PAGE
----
They lost their loved ones to Covid. Then they heard from them again

Updated 0807 GMT (1607 HKT) June 20, 2021

(CNN)They never ran out of things to talk about. It was obvious from the start.

He was a brawny former Maine lobsterman with a booming baritone. She was a redhead with freckles from Wisconsin who worked in corporate recruiting. They talked about everything from sci-fi movies and her love for the rock group Bon Jovi to whether the Lord of the Rings film trilogy did justice to J.R.R. Tolkien's books. He asked for permission to kiss her on their first date. She said yes.
When Ian and Michelle Horne got married, he wore a purple tie on their wedding day because it was her favorite color. As the years rolled by, they got matching tattoos and gave each other nicknames from the movie, "The Princess Bride." He called her Princess Buttercup and she called him "Farm Boy Wesley." They made plans to visit Ireland this year to celebrate her Irish roots.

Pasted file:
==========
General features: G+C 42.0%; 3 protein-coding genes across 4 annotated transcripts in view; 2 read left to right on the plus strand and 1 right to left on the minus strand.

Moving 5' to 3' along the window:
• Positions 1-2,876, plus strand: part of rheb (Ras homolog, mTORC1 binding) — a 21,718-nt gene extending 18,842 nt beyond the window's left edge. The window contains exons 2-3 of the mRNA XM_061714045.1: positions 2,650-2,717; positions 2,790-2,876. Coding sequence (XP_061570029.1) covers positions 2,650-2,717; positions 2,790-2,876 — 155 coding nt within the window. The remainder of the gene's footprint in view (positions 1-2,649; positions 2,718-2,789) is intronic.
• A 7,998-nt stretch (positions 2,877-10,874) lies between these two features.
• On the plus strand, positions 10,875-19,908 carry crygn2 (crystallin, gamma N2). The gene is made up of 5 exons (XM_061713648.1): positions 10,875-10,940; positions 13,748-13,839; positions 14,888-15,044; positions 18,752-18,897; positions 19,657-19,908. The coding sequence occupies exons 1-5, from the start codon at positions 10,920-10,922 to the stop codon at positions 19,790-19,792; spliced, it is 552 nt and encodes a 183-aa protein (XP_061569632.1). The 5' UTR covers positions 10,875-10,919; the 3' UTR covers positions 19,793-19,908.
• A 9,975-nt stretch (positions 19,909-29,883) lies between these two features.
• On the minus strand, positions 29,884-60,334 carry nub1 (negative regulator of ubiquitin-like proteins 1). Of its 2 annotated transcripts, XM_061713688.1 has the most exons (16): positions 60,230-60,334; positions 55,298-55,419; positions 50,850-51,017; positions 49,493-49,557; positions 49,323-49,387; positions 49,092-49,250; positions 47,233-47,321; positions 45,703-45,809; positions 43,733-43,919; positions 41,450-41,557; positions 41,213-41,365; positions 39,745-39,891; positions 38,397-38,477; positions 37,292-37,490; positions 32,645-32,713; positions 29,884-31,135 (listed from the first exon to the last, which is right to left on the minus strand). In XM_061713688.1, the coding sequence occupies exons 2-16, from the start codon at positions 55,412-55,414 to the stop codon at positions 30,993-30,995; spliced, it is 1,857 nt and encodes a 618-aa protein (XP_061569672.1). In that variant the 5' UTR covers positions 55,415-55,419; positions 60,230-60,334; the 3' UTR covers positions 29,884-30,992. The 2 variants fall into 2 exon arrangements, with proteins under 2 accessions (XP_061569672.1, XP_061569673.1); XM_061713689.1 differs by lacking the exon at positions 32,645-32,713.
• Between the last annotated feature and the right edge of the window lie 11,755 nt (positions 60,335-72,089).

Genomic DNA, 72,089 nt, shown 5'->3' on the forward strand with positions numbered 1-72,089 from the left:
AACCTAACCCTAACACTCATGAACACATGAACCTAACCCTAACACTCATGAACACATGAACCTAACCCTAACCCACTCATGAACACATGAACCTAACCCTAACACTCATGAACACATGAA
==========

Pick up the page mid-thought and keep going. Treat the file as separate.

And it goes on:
Then came the pandemic. Last fall, after a long battle, Michelle Horne died from complications caused by Covid-19. Ian Horne's "superpower," as he called her, was gone. They had been married almost 10 years.
But not long after his wife's death, the morning radio deejay in Wichita, Kansas, wondered if Michelle was still speaking to him. He was driving to his job in the predawn darkness when he spotted something odd. About two dozen streetlights flanking the highway had turned purple. They looked like a lavender string of pearls glowing in the night sky.